Nov 4, 2022 – What’s the point of health information on popular social media platforms like TikTok if it’s misleading?
according to Research foot in American College of Gastroenterology Annual Scientific Meeting 2022 in Charlotte, North Carolina. While posts by influencers were shared more often, content from medical professionals had a higher view.
“These findings support the partnership of healthcare organizations and professionals with influencers to increase health information sharing and dissemination of factual educational content,” Faraz Jeffrey of the University of Texas Dell Medical School at Austin said at the meeting.
He noted that posts with the hashtag #IBS have already attracted 1.6 billion views, many of which are aimed at helping people deal with irritable bowel syndrome.
“With the onset of COVID-19, social media platforms like TikTok became an important outlet for patients to share their experience with IBS because they weren’t willing to visit their doctor,” Jeffrey says. “While IBS is often an embarrassing topic for patients, TikTok has played an important role in normalizing IBS by providing an online support community where patients can go and share their story.”
Jafri and his team analyzed the accuracy and educational content of the first 100 videos that appeared on TikTok under the hashtag #IBS that met the inclusion criteria for their study. They found that nearly half of the videos – 42 total – were posted by influencers, while medical professionals shared 10 videos and medical institutions posted another six. The remaining videos were shared by the general public.
The average number of videos posted by influencers was 16,382, compared to 10,869 videos posted by medical professionals. But videos from medical professionals got more views (3661,000) than those posted by influencers (2926476).
Only 30% of the videos were educational, and less than half (47%) were factual. And 1 in 5 videos (21%) posted by influencers were not based on peer-reviewed research.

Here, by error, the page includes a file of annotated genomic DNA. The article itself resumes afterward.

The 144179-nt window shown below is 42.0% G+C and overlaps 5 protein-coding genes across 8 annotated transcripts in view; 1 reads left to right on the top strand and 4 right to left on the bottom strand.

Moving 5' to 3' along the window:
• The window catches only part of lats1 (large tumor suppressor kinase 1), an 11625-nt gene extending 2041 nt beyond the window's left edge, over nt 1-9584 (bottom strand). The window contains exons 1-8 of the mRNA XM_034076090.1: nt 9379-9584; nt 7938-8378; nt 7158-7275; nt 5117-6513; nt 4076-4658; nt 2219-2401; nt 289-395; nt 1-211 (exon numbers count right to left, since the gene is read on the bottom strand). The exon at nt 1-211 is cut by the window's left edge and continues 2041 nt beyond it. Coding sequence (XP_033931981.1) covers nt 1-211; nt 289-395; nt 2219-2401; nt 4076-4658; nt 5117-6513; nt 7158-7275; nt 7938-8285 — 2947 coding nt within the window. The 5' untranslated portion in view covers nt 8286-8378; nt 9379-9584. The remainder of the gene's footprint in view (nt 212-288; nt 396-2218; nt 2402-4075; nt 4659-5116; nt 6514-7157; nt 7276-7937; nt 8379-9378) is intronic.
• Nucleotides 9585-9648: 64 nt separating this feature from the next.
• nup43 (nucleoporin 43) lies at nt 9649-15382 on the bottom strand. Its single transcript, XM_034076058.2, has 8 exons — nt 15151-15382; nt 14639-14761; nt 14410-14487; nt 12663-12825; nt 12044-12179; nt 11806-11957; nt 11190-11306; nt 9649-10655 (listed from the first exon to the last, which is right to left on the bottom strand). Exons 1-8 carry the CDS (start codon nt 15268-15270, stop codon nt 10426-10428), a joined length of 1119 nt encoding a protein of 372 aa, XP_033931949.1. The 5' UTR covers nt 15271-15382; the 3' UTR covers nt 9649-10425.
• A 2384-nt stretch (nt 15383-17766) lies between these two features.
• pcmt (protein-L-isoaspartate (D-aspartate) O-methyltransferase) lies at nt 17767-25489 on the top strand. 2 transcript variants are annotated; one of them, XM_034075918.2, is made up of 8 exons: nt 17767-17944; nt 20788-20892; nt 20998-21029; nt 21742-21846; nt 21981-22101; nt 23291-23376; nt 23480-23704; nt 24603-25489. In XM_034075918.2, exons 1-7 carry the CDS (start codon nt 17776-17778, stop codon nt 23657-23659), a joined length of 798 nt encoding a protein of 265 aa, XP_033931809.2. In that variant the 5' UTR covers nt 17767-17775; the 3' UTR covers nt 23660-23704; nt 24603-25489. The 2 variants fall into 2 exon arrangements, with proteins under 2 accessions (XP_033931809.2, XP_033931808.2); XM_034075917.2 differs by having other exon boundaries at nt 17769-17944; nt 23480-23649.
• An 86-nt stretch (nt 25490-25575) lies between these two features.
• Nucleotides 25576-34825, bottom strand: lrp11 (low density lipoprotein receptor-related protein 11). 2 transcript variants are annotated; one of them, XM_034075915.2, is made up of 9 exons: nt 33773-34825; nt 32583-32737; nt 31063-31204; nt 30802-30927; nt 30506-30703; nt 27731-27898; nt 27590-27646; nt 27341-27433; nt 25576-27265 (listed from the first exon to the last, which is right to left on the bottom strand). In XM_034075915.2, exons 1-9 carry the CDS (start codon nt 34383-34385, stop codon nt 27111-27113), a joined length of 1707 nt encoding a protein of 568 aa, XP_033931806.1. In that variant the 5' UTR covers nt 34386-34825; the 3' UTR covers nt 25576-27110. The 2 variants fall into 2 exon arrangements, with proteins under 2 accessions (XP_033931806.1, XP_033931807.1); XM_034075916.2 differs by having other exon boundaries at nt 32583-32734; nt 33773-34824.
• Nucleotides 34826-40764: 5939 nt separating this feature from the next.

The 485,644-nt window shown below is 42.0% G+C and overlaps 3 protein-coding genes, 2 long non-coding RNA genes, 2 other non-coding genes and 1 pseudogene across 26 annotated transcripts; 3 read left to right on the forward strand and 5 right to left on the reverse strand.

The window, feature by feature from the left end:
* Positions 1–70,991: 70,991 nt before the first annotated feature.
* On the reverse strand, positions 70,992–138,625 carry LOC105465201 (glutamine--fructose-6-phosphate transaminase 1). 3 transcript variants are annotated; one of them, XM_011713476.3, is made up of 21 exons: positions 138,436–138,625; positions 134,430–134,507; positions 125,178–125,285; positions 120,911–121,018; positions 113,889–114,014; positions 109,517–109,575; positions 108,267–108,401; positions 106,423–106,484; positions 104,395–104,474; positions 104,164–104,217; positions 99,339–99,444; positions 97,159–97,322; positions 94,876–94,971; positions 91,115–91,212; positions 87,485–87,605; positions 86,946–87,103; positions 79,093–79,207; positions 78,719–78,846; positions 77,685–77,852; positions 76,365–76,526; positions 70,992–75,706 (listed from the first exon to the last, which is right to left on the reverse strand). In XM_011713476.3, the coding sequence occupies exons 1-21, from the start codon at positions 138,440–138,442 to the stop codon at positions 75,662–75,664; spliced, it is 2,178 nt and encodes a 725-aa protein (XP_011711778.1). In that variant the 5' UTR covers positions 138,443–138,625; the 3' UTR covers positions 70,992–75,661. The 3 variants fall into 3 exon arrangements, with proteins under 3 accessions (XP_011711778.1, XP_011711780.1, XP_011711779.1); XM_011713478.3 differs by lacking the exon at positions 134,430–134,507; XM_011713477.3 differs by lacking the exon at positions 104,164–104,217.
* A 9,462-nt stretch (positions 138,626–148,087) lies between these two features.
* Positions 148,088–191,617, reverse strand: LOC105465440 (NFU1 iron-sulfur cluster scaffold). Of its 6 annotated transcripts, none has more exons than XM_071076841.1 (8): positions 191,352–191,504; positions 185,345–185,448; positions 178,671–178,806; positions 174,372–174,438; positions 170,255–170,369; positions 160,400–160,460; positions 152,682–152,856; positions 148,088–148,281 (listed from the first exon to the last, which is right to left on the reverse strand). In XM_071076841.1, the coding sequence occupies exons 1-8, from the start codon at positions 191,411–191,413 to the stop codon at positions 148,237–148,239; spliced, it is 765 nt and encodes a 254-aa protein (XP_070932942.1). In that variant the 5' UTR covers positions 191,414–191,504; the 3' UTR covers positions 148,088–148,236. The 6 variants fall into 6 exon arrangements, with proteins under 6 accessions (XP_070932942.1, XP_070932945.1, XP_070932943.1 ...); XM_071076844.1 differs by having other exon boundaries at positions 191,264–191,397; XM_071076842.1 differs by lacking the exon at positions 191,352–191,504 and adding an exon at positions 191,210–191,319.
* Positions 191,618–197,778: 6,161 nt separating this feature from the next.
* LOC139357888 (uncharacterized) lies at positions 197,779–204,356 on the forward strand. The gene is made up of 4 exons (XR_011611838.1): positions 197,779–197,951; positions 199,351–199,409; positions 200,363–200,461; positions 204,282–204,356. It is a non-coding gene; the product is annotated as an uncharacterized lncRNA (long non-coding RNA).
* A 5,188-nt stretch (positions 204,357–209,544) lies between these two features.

“These findings are not surprising because there is a lot of misinformation on TikTok health,” says Zachary Rubin, MD, a pediatric allergist and immunologist at Oak Brook Allergists in Illinois. “This is especially true when health topics are not well understood even within the medical community.”
Rubin says it’s important for people to be aware of online trends that can influence medical decision-making, so that potential misinformation can be addressed. (Robin was not involved in the study, but is an activist TikTok user who frequently posts educational videos about vaccines, respiratory diseases, and allergies.)
“There are a lot of content creators who spread misinformation to encourage them to visit their personal websites to sign up for classes or buy products, which may not necessarily prove to be helpful,” he explains.
He says people should look up the credentials of the TikTok creators they follow for health-related information. Things to consider include whether the creator has a professional degree, what the creator’s personal website offers, and whether the creator is trying to sell a product or service.
“Although TikTok may have valuable information regarding IBS and its treatment, it is important to be aware of misinformation and consult your doctor when deciding to start a new diet or medication,” Jeffrey says. Patients can use TikTok to find helpful ‘tips and tricks’ from licensed medical professionals that can improve lifestyle and relieve symptoms.
The researchers found that almost all non-educational videos (97%) were posted by non-medical professionals. Most posts are classified as lifestyle (43%) or tips and tricks (40%), with just over a third (35%) classified as humor and 7% classified as marketing.
“Users were more interested in posts discussing lifestyle changes that can relieve IBS symptoms, such as massage, diet, posture, and clothing,” Jeffrey says. “This DIY approach to IBS took off on TikTok with posts related to diet, lifestyle, medicine, and product advertising.”
Rubin says TikTok’s popularity as a platform means it’s important for health professionals to join in and spread accurate health information — especially on popular topics like skin care and weight loss.
“The vast majority of adults search for health information online, and many adults want to see their doctors on social media,” Rubin says. “It can be a good source for people to get up-to-date information. For clinicians, it can provide an opportunity to connect with their patients and with the media.”
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